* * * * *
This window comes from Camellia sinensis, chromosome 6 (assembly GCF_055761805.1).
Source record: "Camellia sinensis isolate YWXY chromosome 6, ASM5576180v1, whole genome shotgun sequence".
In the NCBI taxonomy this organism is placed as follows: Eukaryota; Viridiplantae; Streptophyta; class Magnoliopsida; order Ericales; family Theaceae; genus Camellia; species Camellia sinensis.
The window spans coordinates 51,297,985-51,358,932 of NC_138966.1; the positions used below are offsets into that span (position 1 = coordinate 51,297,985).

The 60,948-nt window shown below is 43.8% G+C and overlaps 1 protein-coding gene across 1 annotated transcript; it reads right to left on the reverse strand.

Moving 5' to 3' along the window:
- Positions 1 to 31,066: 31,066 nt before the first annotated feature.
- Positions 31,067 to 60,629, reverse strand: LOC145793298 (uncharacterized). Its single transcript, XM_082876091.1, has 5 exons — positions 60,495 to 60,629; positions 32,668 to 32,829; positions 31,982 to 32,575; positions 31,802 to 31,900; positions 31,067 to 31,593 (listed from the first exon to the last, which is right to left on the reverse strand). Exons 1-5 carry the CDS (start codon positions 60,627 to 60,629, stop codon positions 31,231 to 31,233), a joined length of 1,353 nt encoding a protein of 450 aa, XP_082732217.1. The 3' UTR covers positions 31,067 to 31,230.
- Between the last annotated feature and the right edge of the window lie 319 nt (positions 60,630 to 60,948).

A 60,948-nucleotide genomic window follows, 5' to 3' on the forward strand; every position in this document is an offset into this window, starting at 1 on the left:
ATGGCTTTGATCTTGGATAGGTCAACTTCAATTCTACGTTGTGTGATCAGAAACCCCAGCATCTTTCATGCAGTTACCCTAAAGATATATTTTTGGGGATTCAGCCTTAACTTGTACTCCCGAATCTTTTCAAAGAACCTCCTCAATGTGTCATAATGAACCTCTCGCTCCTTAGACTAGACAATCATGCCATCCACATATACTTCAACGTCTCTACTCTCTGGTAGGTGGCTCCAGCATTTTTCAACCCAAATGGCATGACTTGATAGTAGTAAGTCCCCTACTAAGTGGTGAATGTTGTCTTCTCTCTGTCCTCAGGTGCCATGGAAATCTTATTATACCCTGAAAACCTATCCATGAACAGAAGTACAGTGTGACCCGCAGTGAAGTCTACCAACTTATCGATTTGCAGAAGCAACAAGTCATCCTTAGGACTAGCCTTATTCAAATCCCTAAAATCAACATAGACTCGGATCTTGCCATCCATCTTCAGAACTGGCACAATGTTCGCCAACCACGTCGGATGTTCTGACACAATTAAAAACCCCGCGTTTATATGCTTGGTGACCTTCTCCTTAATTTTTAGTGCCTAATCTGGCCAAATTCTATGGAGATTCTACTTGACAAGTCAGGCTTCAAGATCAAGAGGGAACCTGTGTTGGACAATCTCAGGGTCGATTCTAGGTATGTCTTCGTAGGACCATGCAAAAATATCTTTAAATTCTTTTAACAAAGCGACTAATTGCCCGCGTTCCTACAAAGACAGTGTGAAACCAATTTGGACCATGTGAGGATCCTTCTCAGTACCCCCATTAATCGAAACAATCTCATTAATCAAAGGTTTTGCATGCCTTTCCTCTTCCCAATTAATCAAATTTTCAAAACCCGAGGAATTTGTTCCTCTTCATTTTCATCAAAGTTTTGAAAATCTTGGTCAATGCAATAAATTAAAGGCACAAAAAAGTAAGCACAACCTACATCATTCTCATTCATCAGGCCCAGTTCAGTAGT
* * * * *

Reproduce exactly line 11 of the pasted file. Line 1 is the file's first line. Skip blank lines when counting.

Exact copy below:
ATGGCTTTGATCTTGGATAGGTCAACTTCAATTCTACGTTGTGTGATCAGAAACCCCAGCATCTTTCATGCAGTTACCCTAAAGATATATTTTTGGGGATTCAGCCTTAACTTGTACTCCCGAATCTTTTCAAAGAACCTCCTCAATGTGTCATAATGAACCTCTCGCTCCTTAGACTAGACAATCATGCCATCCACATATACTTCAACGTCTCTACTCTCTGGTAGGTGGCTCCAGCATTTTTCAACCCAAATGGCATGACTTGATAGTAGTAAGTCCCCTACTAAGTGGTGAATGTTGTCTTCTCTCTGTCCTCAGGTGCCATGGAAATCTTATTATACCCTGAAAACCTATCCATGAACAGAAGTACAGTGTGACCCGCAGTGAAGTCTACCAACTTATCGATTTGCAGAAGCAACAAGTCATCCTTAGGACTAGCCTTATTCAAATCCCTAAAATCAACATAGACTCGGATCTTGCCATCCATCTTCAGAACTGGCACAATGTTCGCCAACCACGTCGGATGTTCTGACACAATTAAAAACCCCGCGTTTATATGCTTGGTGACCTTCTCCTTAATTTTTAGTGCCTAATCTGGCCAAATTCTATGGAGATTCTACTTGACAAGTCAGGCTTCAAGATCAAGAGGGAACCTGTGTTGGACAATCTCAGGGTCGATTCTAGGTATGTCTTCGTAGGACCATGCAAAAATATCTTTAAATTCTTTTAACAAAGCGACTAATTGCCCGCGTTCCTACAAAGACAGTGTGAAACCAATTTGGACCATGTGAGGATCCTTCTCAGTACCCCCATTAATCGAAACAATCTCATTAATCAAAGGTTTTGCATGCCTTTCCTCTTCCCAATTAATCAAATTTTCAAAACCCGAGGAATTTGTTCCTCTTCATTTTCATCAAAGTTTTGAAAATCTTGGTCAATGCAATAAATTAAAGGCACAAAAAAGTAAGCACAACCTACATCATTCTCATTCATCAGGCCCAGTTCAGTAGT